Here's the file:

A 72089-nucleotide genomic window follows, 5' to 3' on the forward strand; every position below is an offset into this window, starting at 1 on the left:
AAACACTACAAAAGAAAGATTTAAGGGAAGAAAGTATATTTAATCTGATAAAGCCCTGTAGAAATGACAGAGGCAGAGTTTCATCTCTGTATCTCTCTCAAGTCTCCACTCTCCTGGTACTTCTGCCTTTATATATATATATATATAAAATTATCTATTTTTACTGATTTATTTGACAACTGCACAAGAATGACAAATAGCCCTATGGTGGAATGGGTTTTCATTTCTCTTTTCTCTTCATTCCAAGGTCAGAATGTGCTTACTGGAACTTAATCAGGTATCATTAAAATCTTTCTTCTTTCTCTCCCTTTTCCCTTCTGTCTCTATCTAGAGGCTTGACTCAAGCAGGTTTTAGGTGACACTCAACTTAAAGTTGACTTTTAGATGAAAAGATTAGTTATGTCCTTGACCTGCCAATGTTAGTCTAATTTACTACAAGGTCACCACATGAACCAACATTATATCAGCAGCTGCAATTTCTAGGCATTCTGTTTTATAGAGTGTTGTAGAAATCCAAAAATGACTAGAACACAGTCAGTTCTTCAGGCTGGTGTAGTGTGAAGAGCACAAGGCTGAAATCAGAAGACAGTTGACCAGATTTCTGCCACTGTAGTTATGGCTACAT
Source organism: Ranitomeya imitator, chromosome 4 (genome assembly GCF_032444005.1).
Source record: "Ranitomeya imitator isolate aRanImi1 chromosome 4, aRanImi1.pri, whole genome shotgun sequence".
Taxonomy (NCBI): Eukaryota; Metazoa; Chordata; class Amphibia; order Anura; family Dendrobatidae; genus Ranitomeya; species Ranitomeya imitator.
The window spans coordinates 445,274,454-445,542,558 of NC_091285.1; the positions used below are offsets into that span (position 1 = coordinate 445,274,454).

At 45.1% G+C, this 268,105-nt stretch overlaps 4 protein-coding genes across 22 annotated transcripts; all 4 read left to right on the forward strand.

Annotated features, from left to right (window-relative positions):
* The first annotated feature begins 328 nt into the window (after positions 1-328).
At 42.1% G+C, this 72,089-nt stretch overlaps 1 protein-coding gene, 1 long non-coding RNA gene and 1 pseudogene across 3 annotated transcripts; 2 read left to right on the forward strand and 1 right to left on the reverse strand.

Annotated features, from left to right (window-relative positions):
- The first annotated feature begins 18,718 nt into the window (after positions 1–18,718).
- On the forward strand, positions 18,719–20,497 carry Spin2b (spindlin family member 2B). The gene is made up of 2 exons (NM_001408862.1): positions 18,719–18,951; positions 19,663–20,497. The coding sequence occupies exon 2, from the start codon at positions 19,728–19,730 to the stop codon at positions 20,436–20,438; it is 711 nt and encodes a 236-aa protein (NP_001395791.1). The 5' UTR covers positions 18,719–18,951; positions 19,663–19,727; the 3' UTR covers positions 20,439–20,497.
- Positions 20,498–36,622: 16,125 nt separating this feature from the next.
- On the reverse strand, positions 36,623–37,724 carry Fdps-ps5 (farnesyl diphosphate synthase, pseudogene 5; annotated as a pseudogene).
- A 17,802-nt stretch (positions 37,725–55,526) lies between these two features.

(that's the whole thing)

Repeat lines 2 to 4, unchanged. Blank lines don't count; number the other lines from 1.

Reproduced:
AAACACTACAAAAGAAAGATTTAAGGGAAGAAAGTATATTTAATCTGATAAAGCCCTGTAGAAATGACAGAGGCAGAGTTTCATCTCTGTATCTCTCTCAAGTCTCCACTCTCCTGGTACTTCTGCCTTTATATATATATATATATAAAATTATCTATTTTTACTGATTTATTTGACAACTGCACAAGAATGACAAATAGCCCTATGGTGGAATGGGTTTTCATTTCTCTTTTCTCTTCATTCCAAGGTCAGAATGTGCTTACTGGAACTTAATCAGGTATCATTAAAATCTTTCTTCTTTCTCTCCCTTTTCCCTTCTGTCTCTATCTAGAGGCTTGACTCAAGCAGGTTTTAGGTGACACTCAACTTAAAGTTGACTTTTAGATGAAAAGATTAGTTATGTCCTTGACCTGCCAATGTTAGTCTAATTTACTACAAGGTCACCACATGAACCAACATTATATCAGCAGCTGCAATTTCTAGGCATTCTGTTTTATAGAGTGTTGTAGAAATCCAAAAATGACTAGAACACAGTCAGTTCTTCAGGCTGGTGTAGTGTGAAGAGCACAAGGCTGAAATCAGAAGACAGTTGACCAGATTTCTGCCACTGTAGTTATGGCTACAT
Source organism: Ranitomeya imitator, chromosome 4 (genome assembly GCF_032444005.1).
Source record: "Ranitomeya imitator isolate aRanImi1 chromosome 4, aRanImi1.pri, whole genome shotgun sequence".